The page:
The winning combination of John Wilson and the Sinfonia of London (literally, award-winning) has already left a trail of stunning discs on Chandos. Here's the latest: a disc of music by Henri Dutilleux, coming hard on the heels of Wilson and the Sinfonia of London's previou salbum, English Music for Strings
One of the great French composers of the last cenrtury, the long-lived Dutilleux (1916-2013) has yet to achieve the full appreciation he so richly deserves - in the UK, at least.
The just shy of half-hour ballet Le Loup (The Wolf, 1952) was composed on a commission for Roland Petit’s dance company, and premièred in Paris in March 1953. This is its first recording by a non-French orchestra; it consists of three tableaux that tell the tale of a bridegroom who jilts his bride (to run away with a gypsy) by persuading her that he has been changed into a wolf. Over time she discovers that the wolf is real, but her feelings turn from terror to love and when the alarmed villagers hunt the wolf, she defends him and dies at his side.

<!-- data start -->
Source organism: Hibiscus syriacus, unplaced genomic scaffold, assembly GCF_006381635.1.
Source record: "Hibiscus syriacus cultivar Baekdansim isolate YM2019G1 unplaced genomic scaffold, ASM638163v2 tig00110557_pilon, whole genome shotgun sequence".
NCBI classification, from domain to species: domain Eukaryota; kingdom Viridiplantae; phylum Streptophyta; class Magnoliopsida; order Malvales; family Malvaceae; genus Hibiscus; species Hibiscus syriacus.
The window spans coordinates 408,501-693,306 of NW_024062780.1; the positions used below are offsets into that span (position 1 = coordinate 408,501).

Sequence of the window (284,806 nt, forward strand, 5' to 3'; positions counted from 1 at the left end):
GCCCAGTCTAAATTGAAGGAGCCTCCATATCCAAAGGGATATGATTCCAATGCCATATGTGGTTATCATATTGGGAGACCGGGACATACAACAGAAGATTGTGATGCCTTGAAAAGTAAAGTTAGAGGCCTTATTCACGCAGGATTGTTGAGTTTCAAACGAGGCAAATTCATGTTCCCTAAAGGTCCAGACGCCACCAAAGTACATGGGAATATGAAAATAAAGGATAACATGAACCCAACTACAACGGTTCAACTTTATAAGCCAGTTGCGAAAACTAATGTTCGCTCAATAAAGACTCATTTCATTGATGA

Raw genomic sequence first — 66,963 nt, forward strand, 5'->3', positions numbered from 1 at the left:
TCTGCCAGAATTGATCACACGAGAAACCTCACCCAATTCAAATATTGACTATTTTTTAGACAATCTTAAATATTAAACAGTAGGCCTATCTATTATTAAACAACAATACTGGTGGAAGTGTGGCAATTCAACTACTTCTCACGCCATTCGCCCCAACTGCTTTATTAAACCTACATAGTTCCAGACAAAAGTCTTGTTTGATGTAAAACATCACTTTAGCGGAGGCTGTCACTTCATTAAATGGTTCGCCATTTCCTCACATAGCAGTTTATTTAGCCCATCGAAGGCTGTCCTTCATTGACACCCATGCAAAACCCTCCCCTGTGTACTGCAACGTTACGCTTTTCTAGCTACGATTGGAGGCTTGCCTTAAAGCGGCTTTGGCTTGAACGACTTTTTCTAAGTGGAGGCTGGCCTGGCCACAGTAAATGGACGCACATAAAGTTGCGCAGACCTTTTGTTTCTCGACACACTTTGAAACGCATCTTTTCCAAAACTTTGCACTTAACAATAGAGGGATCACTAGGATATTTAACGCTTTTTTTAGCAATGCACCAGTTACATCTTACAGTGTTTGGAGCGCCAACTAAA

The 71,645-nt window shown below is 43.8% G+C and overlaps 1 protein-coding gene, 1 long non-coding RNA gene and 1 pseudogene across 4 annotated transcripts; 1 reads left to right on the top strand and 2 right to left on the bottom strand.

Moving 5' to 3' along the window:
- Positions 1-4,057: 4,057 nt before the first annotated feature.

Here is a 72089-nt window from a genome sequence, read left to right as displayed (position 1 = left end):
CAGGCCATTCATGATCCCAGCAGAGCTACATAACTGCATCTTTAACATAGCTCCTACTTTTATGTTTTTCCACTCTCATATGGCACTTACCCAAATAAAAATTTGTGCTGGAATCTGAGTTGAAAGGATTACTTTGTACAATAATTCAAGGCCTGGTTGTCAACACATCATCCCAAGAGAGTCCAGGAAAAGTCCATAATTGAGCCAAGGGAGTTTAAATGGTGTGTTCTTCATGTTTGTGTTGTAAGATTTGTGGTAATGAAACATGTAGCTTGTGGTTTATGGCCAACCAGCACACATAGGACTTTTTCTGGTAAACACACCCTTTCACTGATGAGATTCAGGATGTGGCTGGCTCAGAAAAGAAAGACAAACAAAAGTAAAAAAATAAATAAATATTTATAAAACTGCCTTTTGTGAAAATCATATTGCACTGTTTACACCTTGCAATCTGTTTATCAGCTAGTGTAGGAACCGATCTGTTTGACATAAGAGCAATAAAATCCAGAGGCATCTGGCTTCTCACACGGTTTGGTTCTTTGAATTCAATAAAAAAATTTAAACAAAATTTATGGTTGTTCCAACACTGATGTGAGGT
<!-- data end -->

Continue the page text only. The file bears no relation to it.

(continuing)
The touching story evidently inspired Dutilleux - much of the music is tender, not least in the second Tableaux, "Le Chambre nuptiale, La Belle et la Bête" (the Nuptial Chamber, the Beauty and the Beast):
This ballet may be short, but it has it all, and it is difficult to imagine a finer performance - the Sinfonia of London is on cracking form, while the recording boasts astonishing presence.
The album is completed by three world première recordings of new orchestrations (by Kenneth Hesketh) of wind solos written for the Paris Conservatoire in the 1940s, the Sarabande et Cortège, the Sonate pour hautbois and the well-loved Sonatine pour flûte.
Originially for flute and piano, the Sonatine is a wonderful work that sometimes hint at Messiaen. Hesketh's orchestration is very delicate - I almost did not recognise the opening arpeggiations, even though I have performed the piano part ... Adam Walker is the superb flautist, particularly impressive in the quasi-improvised opening of the second movement; the finale is light as a cloud:
The Oboe Sonata is perhaps a darker work, but Juliana Koch is magnificently agile in the second movement Scherzo:
Finally, a piece orginally for bassoon and piano, the Sarabande et Cortège, Jonathan Davies the eloquent soloist. There is a magical element to Hesketh's orchestration that absolutely transforms the piece:
Recorded in Surround Sound, the album is available as a hybrid-SACD. A superb addition to the Dutilleux discography.